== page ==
In Para-States and Medical Science, P. Wenzel Geissler and the contributors examine how medicine and public health in Africa have been transformed as a result of economic and political liberalization and globalization, intertwined with epidemiological and technological changes. The resulting fragmented medical science landscape is shaped and sustained by transnational flows of expertise and resources. NGOs, universities, pharmaceutical companies and other nonstate actors now play a significant role in medical research and treatment. But as the contributors to this volume argue, these groups have not supplanted the primacy of the nation-state in Africa. Although not necessarily stable or responsive, national governments remain crucial in medical care, both as employers of health care professionals and as sources of regulation, access, and – albeit sometimes counterintuitively - trust for their people. “The state” has morphed into the “para-state” — not a monolithic and predictable source of sovereignty and governance, but a shifting, and at times ephemeral, figure. Tracing the emergence of the “global health” paradigm in Africa in the treatment of HIV, malaria, and leprosy, this book challenges familiar notions of African statehood as weak or illegitimate by elaborating complex new frameworks of governmentality that can be simultaneously functioning and dysfunctional.
Contributors. Uli Beisel, Didier Fassin, P. Wenzel Geissler, Rene Gerrets, Ann Kelly, Guillaume Lachenal, John Manton, Lotte Meinert, Vinh-Kim Nguyen, Branwyn Poleykett, Susan Reynolds Whyte
In Parenting Empires, Ana Y. Ramos-Zayas focuses on the parenting practices of Latin American urban elites to analyze how everyday experiences of whiteness, privilege, and inequality reinforce national and hemispheric idioms of anti-corruption and austerity. Ramos-Zayas shows that for upper-class residents in the affluent neighborhoods of Ipanema (Rio de Janeiro) and El Condado (San Juan), parenting is particularly effective in providing moral grounding for neoliberal projects that disadvantage the overwhelmingly poor and racialized people who care for and teach their children. Wealthy parents in Ipanema and El Condado cultivate a liberal cosmopolitanism by living in multicultural city neighborhoods rather than gated suburban communities. Yet as Ramos-Zayas reveals, their parenting strategies, which stress spirituality, empathy, and equality, allow them to preserve and reproduce their white privilege. Defining this moral economy as “parenting empires,” she sheds light on how child-rearing practices permit urban elites in the Global South to sustain and profit from entrenched social and racial hierarchies.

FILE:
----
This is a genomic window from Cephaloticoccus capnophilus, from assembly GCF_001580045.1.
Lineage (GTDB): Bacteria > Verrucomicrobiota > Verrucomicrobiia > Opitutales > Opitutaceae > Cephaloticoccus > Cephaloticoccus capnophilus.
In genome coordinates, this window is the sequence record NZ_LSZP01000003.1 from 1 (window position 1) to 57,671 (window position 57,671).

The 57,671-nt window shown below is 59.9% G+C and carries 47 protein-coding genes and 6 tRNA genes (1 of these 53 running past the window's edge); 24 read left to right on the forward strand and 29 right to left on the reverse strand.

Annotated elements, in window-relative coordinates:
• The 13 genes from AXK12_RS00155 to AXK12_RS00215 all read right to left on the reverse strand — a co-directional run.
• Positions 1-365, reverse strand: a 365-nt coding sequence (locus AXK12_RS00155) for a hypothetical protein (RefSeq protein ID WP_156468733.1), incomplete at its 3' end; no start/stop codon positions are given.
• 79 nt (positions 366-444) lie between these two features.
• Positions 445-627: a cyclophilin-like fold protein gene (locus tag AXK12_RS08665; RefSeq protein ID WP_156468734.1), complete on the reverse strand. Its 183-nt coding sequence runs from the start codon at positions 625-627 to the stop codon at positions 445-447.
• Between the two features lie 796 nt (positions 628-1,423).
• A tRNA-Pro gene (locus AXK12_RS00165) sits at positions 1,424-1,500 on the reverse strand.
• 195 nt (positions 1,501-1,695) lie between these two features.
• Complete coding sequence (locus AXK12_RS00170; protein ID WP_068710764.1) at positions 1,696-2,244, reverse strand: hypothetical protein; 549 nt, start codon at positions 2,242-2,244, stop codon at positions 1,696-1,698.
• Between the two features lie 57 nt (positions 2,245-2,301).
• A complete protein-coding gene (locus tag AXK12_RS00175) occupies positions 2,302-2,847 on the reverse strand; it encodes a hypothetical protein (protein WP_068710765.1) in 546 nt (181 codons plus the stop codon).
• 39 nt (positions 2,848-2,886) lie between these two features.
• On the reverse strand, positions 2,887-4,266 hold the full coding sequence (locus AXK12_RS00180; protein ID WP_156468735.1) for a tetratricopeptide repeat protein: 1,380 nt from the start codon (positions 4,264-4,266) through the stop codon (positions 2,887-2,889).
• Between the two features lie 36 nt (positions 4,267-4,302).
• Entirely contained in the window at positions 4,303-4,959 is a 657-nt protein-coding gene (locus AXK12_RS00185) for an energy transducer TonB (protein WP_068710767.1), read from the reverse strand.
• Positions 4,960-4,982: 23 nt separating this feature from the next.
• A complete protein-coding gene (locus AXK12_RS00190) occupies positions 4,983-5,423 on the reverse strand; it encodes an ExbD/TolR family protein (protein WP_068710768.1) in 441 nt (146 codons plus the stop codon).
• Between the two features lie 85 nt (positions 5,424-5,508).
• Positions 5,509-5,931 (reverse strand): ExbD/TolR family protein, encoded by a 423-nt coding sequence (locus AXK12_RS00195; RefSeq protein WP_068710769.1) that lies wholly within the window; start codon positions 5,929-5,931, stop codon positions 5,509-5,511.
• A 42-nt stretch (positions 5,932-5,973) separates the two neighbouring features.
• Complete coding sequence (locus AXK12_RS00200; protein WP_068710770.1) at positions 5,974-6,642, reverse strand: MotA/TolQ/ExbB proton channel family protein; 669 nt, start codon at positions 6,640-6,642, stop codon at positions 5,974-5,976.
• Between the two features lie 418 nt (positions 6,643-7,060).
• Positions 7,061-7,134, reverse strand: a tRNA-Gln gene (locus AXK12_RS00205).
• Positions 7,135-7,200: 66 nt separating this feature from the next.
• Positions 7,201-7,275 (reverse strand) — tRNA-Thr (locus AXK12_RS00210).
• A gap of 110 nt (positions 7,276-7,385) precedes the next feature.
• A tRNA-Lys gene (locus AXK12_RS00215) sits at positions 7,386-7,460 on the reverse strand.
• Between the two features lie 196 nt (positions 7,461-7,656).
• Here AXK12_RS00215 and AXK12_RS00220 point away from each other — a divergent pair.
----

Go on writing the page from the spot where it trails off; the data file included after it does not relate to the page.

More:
Beginning in the 1870s, a great many Bretons—men and women from Brittany, a region in western France—began arriving in Paris. Every age has its pariahs, and in 1900, the “pariahs of Paris” were the Bretons, the last distinct group of provincials to come en masse to the capital city. The pariah designation took hold in Paris, in Brittany, and among historians. Yet the derision of recent migrants can be temporary. Tracing the changing status of Bretons in Paris since 1870, Leslie Page Moch demonstrates that state policy, economic trends, and the attitudes of established Parisians and Breton newcomers evolved as the fortunes of Bretons in the capital improved. The pariah stereotype became outdated. Drawing on demographic records and the writings of physicians, journalists, novelists, lawyers, and social scientists, Moch connects internal migration with national integration. She interprets marriage records, official reports on employment, legal and medical theses, memoirs, and writings from secular and religious organizations in the Breton community. As the pariahs of yesterday, Bretons are an example of successful integration into Parisian life. At the same time, their experiences show integration to be a complicated and lengthy process.
In Paris in the Dark Eric Smoodin takes readers on a journey through the streets, cinemas, and theaters of Paris to sketch a comprehensive picture of French film culture during the 1930s and 1940s. Drawing on a wealth of journalistic sources, Smoodin recounts the ways films moved through the city, the favored stars, and what it was like to go to the movies in a city with hundreds of cinemas. In a single week in the early 1930s, moviegoers might see Hollywood features like King Kong and Frankenstein, the new Marlene Dietrich and Maurice Chevalier movies, and any number of films from Italy, Germany, and Russia. Or they could frequent the city's ciné-clubs, which were hosts to the cinéphile subcultures of Paris. At other times, a night at the movies might result in an evening of fascist violence, even before the German Occupation of Paris, while after the war the city's cinemas formed the space for reconsolidating French film culture. In mapping the cinematic geography of Paris, Smoodin expands understandings of local film exhibition and the relationships of movies to urban space.